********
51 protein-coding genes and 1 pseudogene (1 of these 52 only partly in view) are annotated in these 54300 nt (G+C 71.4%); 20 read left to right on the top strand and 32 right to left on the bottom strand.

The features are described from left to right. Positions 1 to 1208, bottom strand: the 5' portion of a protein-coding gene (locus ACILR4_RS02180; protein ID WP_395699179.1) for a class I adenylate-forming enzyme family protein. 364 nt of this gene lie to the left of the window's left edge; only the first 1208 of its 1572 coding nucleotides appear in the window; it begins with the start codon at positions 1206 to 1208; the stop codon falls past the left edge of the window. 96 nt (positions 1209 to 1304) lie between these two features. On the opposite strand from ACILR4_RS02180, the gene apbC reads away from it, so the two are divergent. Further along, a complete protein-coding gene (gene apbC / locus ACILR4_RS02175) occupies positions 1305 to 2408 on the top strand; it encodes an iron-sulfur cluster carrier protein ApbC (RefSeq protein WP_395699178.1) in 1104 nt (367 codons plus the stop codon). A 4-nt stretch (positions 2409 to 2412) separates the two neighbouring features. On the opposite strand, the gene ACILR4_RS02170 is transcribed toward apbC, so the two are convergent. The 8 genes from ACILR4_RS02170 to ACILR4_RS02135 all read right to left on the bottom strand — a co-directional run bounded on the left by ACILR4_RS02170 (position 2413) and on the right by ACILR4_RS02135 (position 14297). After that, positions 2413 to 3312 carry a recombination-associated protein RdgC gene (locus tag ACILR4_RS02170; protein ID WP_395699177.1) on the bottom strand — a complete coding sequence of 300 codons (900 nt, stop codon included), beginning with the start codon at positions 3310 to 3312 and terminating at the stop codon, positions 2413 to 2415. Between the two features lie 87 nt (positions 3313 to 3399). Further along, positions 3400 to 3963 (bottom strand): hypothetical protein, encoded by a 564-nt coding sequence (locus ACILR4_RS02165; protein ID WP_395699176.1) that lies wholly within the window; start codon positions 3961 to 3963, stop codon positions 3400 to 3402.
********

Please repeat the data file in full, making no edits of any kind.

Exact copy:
51 protein-coding genes and 1 pseudogene (1 of these 52 only partly in view) are annotated in these 54300 nt (G+C 71.4%); 20 read left to right on the top strand and 32 right to left on the bottom strand.

The features are described from left to right. Positions 1 to 1208, bottom strand: the 5' portion of a protein-coding gene (locus ACILR4_RS02180; protein ID WP_395699179.1) for a class I adenylate-forming enzyme family protein. 364 nt of this gene lie to the left of the window's left edge; only the first 1208 of its 1572 coding nucleotides appear in the window; it begins with the start codon at positions 1206 to 1208; the stop codon falls past the left edge of the window. 96 nt (positions 1209 to 1304) lie between these two features. On the opposite strand from ACILR4_RS02180, the gene apbC reads away from it, so the two are divergent. Further along, a complete protein-coding gene (gene apbC / locus ACILR4_RS02175) occupies positions 1305 to 2408 on the top strand; it encodes an iron-sulfur cluster carrier protein ApbC (RefSeq protein WP_395699178.1) in 1104 nt (367 codons plus the stop codon). A 4-nt stretch (positions 2409 to 2412) separates the two neighbouring features. On the opposite strand, the gene ACILR4_RS02170 is transcribed toward apbC, so the two are convergent. The 8 genes from ACILR4_RS02170 to ACILR4_RS02135 all read right to left on the bottom strand — a co-directional run bounded on the left by ACILR4_RS02170 (position 2413) and on the right by ACILR4_RS02135 (position 14297). After that, positions 2413 to 3312 carry a recombination-associated protein RdgC gene (locus tag ACILR4_RS02170; protein ID WP_395699177.1) on the bottom strand — a complete coding sequence of 300 codons (900 nt, stop codon included), beginning with the start codon at positions 3310 to 3312 and terminating at the stop codon, positions 2413 to 2415. Between the two features lie 87 nt (positions 3313 to 3399). Further along, positions 3400 to 3963 (bottom strand): hypothetical protein, encoded by a 564-nt coding sequence (locus ACILR4_RS02165; protein ID WP_395699176.1) that lies wholly within the window; start codon positions 3961 to 3963, stop codon positions 3400 to 3402.